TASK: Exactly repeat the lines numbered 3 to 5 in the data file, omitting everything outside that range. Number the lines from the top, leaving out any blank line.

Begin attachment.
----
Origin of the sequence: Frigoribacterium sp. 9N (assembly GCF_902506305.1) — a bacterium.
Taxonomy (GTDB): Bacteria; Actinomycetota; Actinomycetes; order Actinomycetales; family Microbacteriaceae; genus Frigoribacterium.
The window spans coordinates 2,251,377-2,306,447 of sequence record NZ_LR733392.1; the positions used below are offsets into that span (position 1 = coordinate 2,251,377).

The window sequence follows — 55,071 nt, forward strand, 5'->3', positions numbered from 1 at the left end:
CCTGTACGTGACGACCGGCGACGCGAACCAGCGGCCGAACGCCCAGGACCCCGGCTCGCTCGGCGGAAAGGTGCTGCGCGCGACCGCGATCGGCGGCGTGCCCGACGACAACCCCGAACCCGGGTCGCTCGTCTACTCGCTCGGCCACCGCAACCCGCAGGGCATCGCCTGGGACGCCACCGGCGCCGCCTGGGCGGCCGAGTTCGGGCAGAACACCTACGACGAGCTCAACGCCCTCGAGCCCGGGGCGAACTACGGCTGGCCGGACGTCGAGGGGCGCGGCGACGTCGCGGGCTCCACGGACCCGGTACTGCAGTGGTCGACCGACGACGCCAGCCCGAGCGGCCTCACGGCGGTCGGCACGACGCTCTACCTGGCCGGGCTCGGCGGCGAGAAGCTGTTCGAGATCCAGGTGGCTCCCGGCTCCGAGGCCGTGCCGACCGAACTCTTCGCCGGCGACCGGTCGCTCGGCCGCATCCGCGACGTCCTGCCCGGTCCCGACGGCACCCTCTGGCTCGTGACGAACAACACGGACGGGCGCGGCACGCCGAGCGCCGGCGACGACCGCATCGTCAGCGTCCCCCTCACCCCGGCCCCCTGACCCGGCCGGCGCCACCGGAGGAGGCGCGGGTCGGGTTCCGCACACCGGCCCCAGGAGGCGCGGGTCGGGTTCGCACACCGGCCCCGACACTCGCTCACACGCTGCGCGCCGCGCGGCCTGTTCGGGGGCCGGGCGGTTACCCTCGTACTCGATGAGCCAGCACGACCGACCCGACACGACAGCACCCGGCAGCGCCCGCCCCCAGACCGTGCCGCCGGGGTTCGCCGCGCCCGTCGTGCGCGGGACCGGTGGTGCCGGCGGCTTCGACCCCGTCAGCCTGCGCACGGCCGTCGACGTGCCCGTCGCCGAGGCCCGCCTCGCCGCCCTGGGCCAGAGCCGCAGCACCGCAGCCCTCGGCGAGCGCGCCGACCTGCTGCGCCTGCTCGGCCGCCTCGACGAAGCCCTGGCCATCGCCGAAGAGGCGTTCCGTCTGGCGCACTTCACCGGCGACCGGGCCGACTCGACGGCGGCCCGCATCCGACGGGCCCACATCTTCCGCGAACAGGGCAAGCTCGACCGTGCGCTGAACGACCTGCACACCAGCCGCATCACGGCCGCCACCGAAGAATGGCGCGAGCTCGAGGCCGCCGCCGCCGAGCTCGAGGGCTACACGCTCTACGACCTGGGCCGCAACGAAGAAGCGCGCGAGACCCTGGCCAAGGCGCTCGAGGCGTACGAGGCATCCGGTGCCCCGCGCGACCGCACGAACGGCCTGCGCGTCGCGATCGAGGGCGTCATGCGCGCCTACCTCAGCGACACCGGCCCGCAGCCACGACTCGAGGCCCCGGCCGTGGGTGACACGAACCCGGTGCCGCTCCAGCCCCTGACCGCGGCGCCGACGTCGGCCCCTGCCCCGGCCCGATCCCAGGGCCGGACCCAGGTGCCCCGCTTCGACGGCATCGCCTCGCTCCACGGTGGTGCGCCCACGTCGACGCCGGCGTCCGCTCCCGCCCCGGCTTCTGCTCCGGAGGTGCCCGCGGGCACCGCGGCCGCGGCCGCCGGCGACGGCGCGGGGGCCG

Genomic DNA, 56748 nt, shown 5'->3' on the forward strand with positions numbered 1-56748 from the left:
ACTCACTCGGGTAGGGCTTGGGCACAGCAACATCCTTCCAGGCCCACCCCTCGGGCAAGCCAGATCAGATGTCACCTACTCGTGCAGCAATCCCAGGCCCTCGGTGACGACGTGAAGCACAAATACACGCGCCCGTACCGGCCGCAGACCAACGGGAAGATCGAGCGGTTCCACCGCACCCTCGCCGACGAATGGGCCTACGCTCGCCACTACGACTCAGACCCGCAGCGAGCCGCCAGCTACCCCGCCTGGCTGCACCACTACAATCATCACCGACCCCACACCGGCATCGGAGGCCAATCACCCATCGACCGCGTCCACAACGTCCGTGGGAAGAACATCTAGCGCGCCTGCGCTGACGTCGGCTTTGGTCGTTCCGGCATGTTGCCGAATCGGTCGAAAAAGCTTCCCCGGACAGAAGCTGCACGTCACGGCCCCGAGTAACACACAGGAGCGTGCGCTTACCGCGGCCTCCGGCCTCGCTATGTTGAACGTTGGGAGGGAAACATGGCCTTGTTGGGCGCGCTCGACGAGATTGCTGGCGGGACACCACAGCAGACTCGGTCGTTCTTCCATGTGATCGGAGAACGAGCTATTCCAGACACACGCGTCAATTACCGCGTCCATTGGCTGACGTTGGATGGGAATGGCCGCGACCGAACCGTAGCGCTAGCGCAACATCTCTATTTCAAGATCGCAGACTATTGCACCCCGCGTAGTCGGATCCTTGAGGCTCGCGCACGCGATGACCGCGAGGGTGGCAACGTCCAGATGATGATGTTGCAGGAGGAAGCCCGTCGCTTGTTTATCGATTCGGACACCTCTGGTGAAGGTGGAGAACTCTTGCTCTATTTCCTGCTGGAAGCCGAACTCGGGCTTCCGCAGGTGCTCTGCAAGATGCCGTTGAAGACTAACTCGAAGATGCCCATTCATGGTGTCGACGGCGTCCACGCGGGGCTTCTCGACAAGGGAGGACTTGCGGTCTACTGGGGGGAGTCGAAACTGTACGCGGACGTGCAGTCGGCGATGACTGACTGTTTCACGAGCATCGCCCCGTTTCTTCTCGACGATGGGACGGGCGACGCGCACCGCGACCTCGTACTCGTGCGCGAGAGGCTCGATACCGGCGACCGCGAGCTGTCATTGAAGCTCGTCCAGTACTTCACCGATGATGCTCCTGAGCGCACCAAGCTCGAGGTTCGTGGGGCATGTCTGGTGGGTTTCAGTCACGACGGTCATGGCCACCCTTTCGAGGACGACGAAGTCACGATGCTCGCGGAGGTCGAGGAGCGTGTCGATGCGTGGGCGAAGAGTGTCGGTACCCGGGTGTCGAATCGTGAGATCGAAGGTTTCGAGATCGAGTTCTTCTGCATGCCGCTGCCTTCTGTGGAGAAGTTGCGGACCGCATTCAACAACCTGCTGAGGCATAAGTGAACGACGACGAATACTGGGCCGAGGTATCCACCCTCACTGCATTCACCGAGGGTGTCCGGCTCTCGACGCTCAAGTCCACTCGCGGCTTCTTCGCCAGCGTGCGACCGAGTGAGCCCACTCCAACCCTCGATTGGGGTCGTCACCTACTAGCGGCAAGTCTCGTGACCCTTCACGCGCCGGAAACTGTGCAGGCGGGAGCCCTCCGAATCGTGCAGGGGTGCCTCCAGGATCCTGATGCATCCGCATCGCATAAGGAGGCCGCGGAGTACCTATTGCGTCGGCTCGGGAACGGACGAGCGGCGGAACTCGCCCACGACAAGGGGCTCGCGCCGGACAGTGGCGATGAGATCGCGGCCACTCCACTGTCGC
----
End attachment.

The window spans coordinates 2,251,377-2,306,447 of sequence record NZ_LR733392.1; the positions used below are offsets into that span (position 1 = coordinate 2,251,377).

The window sequence follows — 55,071 nt, forward strand, 5'->3', positions numbered from 1 at the left end:
CCTGTACGTGACGACCGGCGACGCGAACCAGCGGCCGAACGCCCAGGACCCCGGCTCGCTCGGCGGAAAGGTGCTGCGCGCGACCGCGATCGGCGGCGTGCCCGACGACAACCCCGAACCCGGGTCGCTCGTCTACTCGCTCGGCCACCGCAACCCGCAGGGCATCGCCTGGGACGCCACCGGCGCCGCCTGGGCGGCCGAGTTCGGGCAGAACACCTACGACGAGCTCAACGCCCTCGAGCCCGGGGCGAACTACGGCTGGCCGGACGTCGAGGGGCGCGGCGACGTCGCGGGCTCCACGGACCCGGTACTGCAGTGGTCGACCGACGACGCCAGCCCGAGCGGCCTCACGGCGGTCGGCACGACGCTCTACCTGGCCGGGCTCGGCGGCGAGAAGCTGTTCGAGATCCAGGTGGCTCCCGGCTCCGAGGCCGTGCCGACCGAACTCTTCGCCGGCGACCGGTCGCTCGGCCGCATCCGCGACGTCCTGCCCGGTCCCGACGGCACCCTCTGGCTCGTGACGAACAACACGGACGGGCGCGGCACGCCGAGCGCCGGCGACGACCGCATCGTCAGCGTCCCCCTCACCCCGGCCCCCTGACCCGGCCGGCGCCACCGGAGGAGGCGCGGGTCGGGTTCCGCACACCGGCCCCAGGAGGCGCGGGTCGGGTTCGCACACCGGCCCCGACACTCGCTCACACGCTGCGCGCCGCGCGGCCTGTTCGGGGGCCGGGCGGTTACCCTCGTACTCGATGAGCCAGCACGACCGACCCGACACGACAGCACCCGGCAGCGCCCGCCCCCAGACCGTGCCGCCGGGGTTCGCCGCGCCCGTCGTGCGCGGGACCGGTGGTGCCGGCGGCTTCGACCCCGTCAGCCTGCGCACGGCCGTCGACGTGCCCGTCGCCGAGGCCCGCCTCGCCGCCCTGGGCCAGAGCCGCAGCACCGCAGCCCTCGGCGAGCGCGCCGACCTGCTGCGCCTGCTCGGCCGCCTCGACGAAGCCCTGGCCATCGCCGAAGAGGCGTTCCGTCTGGCGCACTTCACCGGCGACCGGGCCGACTCGACGGCGGCCCGCATCCGACGGGCCCACATCTTCCGCGAACAGGGCAAGCTCGACCGTGCGCTGAACGACCTGCACACCAGCCGCATCACGGCCGCCACCGAAGAATGGCGCGAGCTCGAGGCCGCCGCCGCCGAGCTCGAGGGCTACACGCTCTACGACCTGGGCCGCAACGAAGAAGCGCGCGAGACCCTGGCCAAGGCGCTCGAGGCGTACGAGGCATCCGGTGCCCCGCGCGACCGCACGAACGGCCTGCGCGTCGCGATCGAGGGCGTCATGCGCGCCTACCTCAGCGACACCGGCCCGCAGCCACGACTCGAGGCCCCGGCCGTGGGTGACACGAACCCGGTGCCGCTCCAGCCCCTGACCGCGGCGCCGACGTCGGCCCCTGCCCCGGCCCGATCCCAGGGCCGGACCCAGGTGCCCCGCTTCGACGGCATCGCCTCGCTCCACGGTGGTGCGCCCACGTCGACGCCGGCGTCCGCTCCCGCCCCGGCTTCTGCTCCGGAGGTGCCCGCGGGCACCGCGGCCGCGGCCGCCGGCGACGGCGCGGGGGCCG